The largest distributor of natural gas in British Columbia is warning that plans to export gas to Asia could hurt consumers in the province by boosting prices – raising a red flag over an industrial shift that has widespread political and corporate support.
FortisBC carries 95 per cent of the gas to furnaces and factories in a province that has looked to exports of liquefied natural gas as an economic salve, generating tens of billions in investment, and far more in economic spinoffs and long-term government revenues.
It could also come with an important downside. In Australia, for example, natural gas prices for local users have soared in regions that are pursuing LNG export. Now, FortisBC is warning that gas prices in B.C. could also rise.
In a Nov. 16 letter to the National Energy Board, which is reviewing an export application by the Royal Dutch Shell PLC-backed LNG Canada project, FortisBC said such plans would underpin long-term development of B.C. gas resources, a positive.
But it also raises “the potential for negative price impacts and increased transportation costs that could arise.” The letter adds: “There is currently considerable uncertainty how the proposed LNG export projects will impact the regional pricing of natural gas and the utilization of existing pipeline infrastructure in B.C., which could reduce liquidity and give rise to price disconnects at BC market hubs.”
More than a half-dozen LNG export projects are planned for the B.C. coast. Two already have approval to export gas, as companies seek access to much higher overseas pricing. This week, commodity information provider Platts reported Asian LNG December prices at $13.53 (U.S.) per million British thermal units. North American gas traded for just under $4.
Other LNG-producing countries have chased the same potential for profits – and hurt domestic buyers in the process.
Earlier this year, Reuters documented prices in western Australia that had risen to nearly four times prices in some other parts of the country, as even major corporations such as Rio Tinto struggled to secure sufficient natural gas for their needs. Local buyers were feeling enough of a pinch that Chris Hartcher, Resources and Energy Minister for New South Wales, told reporters: “We are looking at a gas supply shortage.”
Canada stands to see some similar market dynamics, said Peter Krenkel, president of NGX, the Calgary-based natural gas exchange. Foreign buyers “pay global prices,” he said, adding: “Perhaps that could drive domestic prices higher and cause higher prices for consumers in B.C., and possibly elsewhere.” He pointed out, however, that the NEB is unlikely to approve a project that sends away gas that is critical to Canadian needs.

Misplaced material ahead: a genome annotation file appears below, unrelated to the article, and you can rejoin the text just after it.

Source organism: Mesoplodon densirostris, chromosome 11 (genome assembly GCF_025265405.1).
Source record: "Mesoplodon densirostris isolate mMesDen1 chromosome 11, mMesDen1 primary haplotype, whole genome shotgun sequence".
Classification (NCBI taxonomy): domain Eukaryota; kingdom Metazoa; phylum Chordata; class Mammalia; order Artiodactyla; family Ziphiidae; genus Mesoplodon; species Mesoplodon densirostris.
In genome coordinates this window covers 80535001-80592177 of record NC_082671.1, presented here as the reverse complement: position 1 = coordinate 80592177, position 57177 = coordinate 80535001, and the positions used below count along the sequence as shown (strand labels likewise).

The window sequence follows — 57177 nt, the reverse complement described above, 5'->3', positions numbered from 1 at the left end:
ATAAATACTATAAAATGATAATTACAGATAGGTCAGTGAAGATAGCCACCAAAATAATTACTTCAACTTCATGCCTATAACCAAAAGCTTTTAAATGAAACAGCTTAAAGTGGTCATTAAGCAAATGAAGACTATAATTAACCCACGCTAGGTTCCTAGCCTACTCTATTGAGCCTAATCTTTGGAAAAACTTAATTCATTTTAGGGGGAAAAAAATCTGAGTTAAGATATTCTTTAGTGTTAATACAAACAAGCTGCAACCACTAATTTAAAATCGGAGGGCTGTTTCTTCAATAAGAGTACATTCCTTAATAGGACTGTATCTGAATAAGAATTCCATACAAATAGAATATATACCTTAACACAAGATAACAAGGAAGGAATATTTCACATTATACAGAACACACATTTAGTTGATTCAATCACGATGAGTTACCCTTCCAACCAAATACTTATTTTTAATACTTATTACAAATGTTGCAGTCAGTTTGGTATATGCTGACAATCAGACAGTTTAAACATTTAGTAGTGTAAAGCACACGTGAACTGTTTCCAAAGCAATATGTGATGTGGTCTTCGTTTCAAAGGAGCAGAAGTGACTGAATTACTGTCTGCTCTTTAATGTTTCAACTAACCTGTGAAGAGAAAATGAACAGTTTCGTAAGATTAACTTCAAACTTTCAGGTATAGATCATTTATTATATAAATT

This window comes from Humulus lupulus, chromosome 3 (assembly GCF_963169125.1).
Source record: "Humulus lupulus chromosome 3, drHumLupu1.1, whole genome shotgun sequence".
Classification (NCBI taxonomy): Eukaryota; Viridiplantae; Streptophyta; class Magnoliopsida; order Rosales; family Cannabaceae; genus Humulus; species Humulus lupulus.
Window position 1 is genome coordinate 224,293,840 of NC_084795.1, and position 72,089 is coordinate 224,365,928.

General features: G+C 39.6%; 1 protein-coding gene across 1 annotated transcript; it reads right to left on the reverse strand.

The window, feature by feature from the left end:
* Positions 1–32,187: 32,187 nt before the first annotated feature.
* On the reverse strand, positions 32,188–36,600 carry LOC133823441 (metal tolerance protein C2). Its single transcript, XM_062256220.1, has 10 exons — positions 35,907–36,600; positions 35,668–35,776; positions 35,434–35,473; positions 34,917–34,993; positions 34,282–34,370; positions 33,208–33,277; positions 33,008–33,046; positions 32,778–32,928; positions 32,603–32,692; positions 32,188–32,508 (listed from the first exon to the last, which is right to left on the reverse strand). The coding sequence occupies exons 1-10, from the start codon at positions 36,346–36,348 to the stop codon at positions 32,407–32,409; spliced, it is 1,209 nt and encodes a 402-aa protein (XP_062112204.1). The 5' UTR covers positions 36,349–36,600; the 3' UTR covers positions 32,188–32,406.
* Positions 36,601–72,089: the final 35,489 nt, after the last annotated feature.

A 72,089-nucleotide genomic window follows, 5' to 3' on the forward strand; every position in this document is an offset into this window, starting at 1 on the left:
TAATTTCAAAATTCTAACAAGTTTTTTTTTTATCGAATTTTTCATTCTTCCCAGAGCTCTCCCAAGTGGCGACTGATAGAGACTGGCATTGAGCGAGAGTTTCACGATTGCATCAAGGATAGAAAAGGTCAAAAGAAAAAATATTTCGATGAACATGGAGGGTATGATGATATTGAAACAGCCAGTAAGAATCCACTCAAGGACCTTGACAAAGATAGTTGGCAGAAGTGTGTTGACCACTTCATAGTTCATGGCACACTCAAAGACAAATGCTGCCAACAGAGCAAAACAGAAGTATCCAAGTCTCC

FortisBC subsequently sent a letter to the NEB to “clarify” its comments, saying it does not oppose LNG. In an interview, vice-president of energy supply Cynthia Des Brisay said FortisBC fully supports LNG development, sees Canada as completely different from Australia and is concerned mostly that pipelines are built in such a way that “we maintain the flexibility in our access to gas supply.”
Shell has partnered with Korea Gas Corp., Mitsubishi Corp. and PetroChina Co. Ltd. on an application to export 24 million tonnes a year of liquefied natural gas. The terminal costs have not been disclosed, but even initial plans for a 12-million-tonne facility are likely to cost more than $10-billion (Canadian). Shell argues that the project would not hurt Canada.
“The project would export a small percentage of total natural gas so it is unlikely to have any effect on natural gas prices in Canada,” spokesman David Williams wrote in an e-mail.
Others back that argument, pointing out that North America is awash in so much natural gas that foreign exports are not likely to make a large price dent. Instead, those exports stand to unlock value for the country, said Jihad Traya, associate director, North American natural gas, for energy consulting firm IHS.
“If you’re going to develop the resource, LNG is your export opportunity. It’s not like it’s going to take away resources from Canadian growth. Absolutely not,” Mr. Traya said.
It’s a view echoed by a B.C. government, which communicated its eagerness for LNG exports to the NEB in a letter that argues: “A stable natural gas industry provides benefits to the Province’s citizens and communities through lasting employment, economic development and provincial revenues.” A spokesperson, asked about the possible impact on prices for consumers, said: “The National Energy Board assessment for LNG Canada will look at the impact on natural gas prices and fiscal projections of the proposal.”